As for the mega-billionaires, Jeff Bezos’ space dreams are much older than Amazon. In his 1982 high school graduation speech, he said he wanted to preserve the Earth by getting everyone off the planet and turning it into “a huge national park". Today, Bezos pumps $1 billion every year into his aerospace firm Blue Origin, which aims to put men on the Moon by 2024. In February, Bezos speculated: “The Solar System can support a trillion humans, and then we’d have 1,000 Mozarts and 1,000 Einsteins. Think how incredible and dynamic that civilization will be." Presumably, Amazon will also be delivering stuff and streaming entertainment to these trillion people.
Bezos’s space ambitions get fewer media coverage than Elon Musk’s because of Musk’s much higher extrovert quotient. Musk has spoken about “colonising" Mars and settling there himself. On 7 July, he tweeted that his company SpaceX had solved a niggling problem with the engine powering Starhopper, the prototype for Mars vehicle Starship. The first Starship round-the-Moon trip, targeted for 2023, has been fully booked by Japanese billionaire Yusaku Maezawa, who plans to take artists and performers with him, who will create works inspired by what they see. “If John Lennon could have seen the curvature of the Earth, what kind of songs would he have written?" Maezawa has said.
Meanwhile, British billionaire Richard Branson’s Virgin Galactic is going to be the first publicly-traded company dedicated to human spaceflight. Robert Bigelow, who made his billions from his budget hotel chain, plans to set up Earth-orbiting hotels. The private space technology industry has exploded. Wikipedia lists 101 “human spaceflight companies", from Ad Astra Rocket Company, a Texas-based rocket propulsion tech firm, to Zero2Infinity, a Spanish developer of high-altitude balloons that will carry pods and launchers to provide access to near space. India too has space start-ups, and according to a recent Mint report, investors are interested.
In 2015, President Barack Obama signed the US Commercial Space Launch Competitive Act into law, guaranteeing American citizens and companies rights to own, sell and profit from resources extracted from celestial bodies. That is, finders keepers. In August 2017, Luxembourg permitted space resources to be “appropriated" by commercial groups based in the country. Many companies have since then set up shop in Luxembourg.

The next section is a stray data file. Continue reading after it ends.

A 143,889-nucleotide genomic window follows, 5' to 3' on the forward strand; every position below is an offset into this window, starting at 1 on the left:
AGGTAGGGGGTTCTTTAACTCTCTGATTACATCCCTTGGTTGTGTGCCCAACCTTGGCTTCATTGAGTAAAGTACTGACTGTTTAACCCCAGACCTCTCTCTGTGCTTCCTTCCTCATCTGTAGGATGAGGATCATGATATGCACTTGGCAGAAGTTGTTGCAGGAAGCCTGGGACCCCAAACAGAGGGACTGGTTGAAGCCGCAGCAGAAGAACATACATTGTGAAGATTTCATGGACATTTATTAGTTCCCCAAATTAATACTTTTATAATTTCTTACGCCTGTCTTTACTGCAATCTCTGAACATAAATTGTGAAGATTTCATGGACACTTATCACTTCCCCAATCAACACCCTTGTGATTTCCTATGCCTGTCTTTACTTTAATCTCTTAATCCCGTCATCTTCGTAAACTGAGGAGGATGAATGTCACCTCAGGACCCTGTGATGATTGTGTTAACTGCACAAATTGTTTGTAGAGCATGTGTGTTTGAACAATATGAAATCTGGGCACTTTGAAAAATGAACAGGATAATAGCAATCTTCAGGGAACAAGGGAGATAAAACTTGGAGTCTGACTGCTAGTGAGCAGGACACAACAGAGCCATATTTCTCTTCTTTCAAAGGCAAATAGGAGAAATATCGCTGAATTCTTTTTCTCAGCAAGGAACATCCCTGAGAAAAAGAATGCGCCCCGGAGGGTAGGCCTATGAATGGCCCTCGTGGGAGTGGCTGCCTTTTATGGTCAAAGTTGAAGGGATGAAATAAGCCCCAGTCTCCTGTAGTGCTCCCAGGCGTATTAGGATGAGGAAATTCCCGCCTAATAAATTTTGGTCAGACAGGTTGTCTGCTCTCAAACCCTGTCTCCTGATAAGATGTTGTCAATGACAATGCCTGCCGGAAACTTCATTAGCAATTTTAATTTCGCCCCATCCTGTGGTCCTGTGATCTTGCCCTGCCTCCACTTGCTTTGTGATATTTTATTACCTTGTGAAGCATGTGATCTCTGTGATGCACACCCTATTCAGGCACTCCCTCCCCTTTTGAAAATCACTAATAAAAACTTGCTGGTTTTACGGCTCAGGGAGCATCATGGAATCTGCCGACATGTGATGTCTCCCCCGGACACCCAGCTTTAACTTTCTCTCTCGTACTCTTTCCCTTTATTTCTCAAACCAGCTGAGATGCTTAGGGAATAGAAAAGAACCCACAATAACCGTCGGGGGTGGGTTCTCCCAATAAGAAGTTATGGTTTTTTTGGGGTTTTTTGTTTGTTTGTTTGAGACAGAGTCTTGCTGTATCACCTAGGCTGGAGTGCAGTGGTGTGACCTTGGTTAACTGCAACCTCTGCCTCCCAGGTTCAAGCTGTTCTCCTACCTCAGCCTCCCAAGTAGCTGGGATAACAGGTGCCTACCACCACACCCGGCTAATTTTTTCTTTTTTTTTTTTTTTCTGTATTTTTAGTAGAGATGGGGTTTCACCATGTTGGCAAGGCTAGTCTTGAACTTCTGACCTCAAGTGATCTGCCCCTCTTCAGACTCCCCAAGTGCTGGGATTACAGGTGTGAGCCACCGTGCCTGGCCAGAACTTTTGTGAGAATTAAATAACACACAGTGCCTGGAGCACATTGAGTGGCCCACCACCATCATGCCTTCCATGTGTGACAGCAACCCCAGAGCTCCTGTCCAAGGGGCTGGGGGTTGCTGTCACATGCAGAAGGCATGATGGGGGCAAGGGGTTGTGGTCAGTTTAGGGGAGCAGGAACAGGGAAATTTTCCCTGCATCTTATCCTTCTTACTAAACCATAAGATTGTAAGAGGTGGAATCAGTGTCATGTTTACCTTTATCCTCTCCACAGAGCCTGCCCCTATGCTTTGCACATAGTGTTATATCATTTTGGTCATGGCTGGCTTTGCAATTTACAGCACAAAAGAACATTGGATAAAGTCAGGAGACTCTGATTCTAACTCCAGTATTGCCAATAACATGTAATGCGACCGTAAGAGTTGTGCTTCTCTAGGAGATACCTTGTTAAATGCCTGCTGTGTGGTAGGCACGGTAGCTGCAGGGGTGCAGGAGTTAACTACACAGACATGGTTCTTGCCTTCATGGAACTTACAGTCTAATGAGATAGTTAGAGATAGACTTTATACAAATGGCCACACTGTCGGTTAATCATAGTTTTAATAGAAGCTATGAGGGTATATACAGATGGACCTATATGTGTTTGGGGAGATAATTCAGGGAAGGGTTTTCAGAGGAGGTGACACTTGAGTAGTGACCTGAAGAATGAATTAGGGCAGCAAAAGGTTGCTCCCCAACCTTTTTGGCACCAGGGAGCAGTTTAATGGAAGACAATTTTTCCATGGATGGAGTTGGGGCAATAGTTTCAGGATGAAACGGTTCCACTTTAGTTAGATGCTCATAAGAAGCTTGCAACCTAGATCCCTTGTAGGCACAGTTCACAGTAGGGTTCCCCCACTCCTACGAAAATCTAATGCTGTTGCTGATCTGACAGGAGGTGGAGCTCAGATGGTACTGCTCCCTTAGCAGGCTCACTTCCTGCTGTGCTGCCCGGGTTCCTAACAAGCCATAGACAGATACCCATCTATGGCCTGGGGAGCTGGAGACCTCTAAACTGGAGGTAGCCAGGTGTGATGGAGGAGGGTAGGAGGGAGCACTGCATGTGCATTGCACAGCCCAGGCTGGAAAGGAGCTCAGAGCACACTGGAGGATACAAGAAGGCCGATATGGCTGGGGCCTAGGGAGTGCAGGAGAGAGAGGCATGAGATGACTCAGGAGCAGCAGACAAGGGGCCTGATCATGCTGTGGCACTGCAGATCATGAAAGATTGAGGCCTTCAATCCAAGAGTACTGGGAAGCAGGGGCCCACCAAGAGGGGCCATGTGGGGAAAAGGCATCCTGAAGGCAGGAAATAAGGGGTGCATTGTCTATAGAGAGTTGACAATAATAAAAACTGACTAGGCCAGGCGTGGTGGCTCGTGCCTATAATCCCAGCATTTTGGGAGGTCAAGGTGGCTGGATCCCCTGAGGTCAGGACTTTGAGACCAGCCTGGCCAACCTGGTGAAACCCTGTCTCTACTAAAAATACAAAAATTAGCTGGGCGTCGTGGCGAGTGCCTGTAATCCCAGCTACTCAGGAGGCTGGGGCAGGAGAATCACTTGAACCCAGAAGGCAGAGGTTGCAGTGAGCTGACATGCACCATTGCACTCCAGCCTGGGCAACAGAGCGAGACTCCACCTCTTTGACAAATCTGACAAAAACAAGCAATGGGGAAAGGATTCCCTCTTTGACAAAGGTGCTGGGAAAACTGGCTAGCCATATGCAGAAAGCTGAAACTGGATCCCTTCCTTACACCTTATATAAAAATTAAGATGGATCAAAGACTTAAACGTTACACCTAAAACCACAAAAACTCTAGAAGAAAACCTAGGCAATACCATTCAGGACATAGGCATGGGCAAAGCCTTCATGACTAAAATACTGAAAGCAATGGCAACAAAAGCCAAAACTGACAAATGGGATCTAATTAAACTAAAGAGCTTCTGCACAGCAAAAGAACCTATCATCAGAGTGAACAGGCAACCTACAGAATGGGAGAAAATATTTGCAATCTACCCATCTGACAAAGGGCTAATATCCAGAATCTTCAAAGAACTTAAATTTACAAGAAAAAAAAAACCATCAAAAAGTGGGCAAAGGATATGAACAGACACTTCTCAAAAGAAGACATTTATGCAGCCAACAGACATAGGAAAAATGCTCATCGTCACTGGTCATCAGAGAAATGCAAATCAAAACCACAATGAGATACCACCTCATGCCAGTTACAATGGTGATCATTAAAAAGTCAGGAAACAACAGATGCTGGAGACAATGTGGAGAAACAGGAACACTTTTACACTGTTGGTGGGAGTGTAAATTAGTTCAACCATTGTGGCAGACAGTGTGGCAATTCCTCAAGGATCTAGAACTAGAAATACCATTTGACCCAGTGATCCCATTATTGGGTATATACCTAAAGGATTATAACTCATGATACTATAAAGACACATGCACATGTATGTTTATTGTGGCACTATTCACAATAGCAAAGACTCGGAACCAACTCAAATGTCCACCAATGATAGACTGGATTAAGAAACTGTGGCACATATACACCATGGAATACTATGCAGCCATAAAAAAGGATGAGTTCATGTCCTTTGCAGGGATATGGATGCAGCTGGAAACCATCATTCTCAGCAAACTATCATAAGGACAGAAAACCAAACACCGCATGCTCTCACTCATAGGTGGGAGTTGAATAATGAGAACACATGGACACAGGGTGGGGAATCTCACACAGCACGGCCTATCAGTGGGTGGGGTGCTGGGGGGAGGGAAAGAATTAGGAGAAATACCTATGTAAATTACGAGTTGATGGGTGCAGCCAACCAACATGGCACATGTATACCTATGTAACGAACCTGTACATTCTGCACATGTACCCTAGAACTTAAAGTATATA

The UN Outer Space Treaty of 1967 holds that outer space is “the province of all mankind", but also insists that “the Moon and other celestial bodies shall be free for exploration and use". The word “use" is now being interpreted by countries and businesses as a licence to make profits. But the treaty also avers that “outer space, including the Moon and other celestial bodies, is not subject to national appropriation by claim of sovereignty, by means of use or occupation, or by any other means".
So, if a country lays claim to territory on the Moon, it would be breaching international law on Earth, which could lead to some nasty stand-offs. But the UN treaty is silent about private ownership, because, in 1967, no one had imagined that possibility. However, what about conflict between countries where the companies are registered and pay their taxes? So, as we blast off into space, we are also entering a legal void with possible geopolitical fallout.
There are other issues too. Setting up industries in space has a huge cost of entry but can generate gargantuan returns. This could create monopolies on an unprecedented scale, vastly enriching a few, and deepening inequality. Add to that the possibility that after seriously damaging our planet’s environment, we will now start destroying the fragile ecology of the Moon, our beloved and closest neighbour.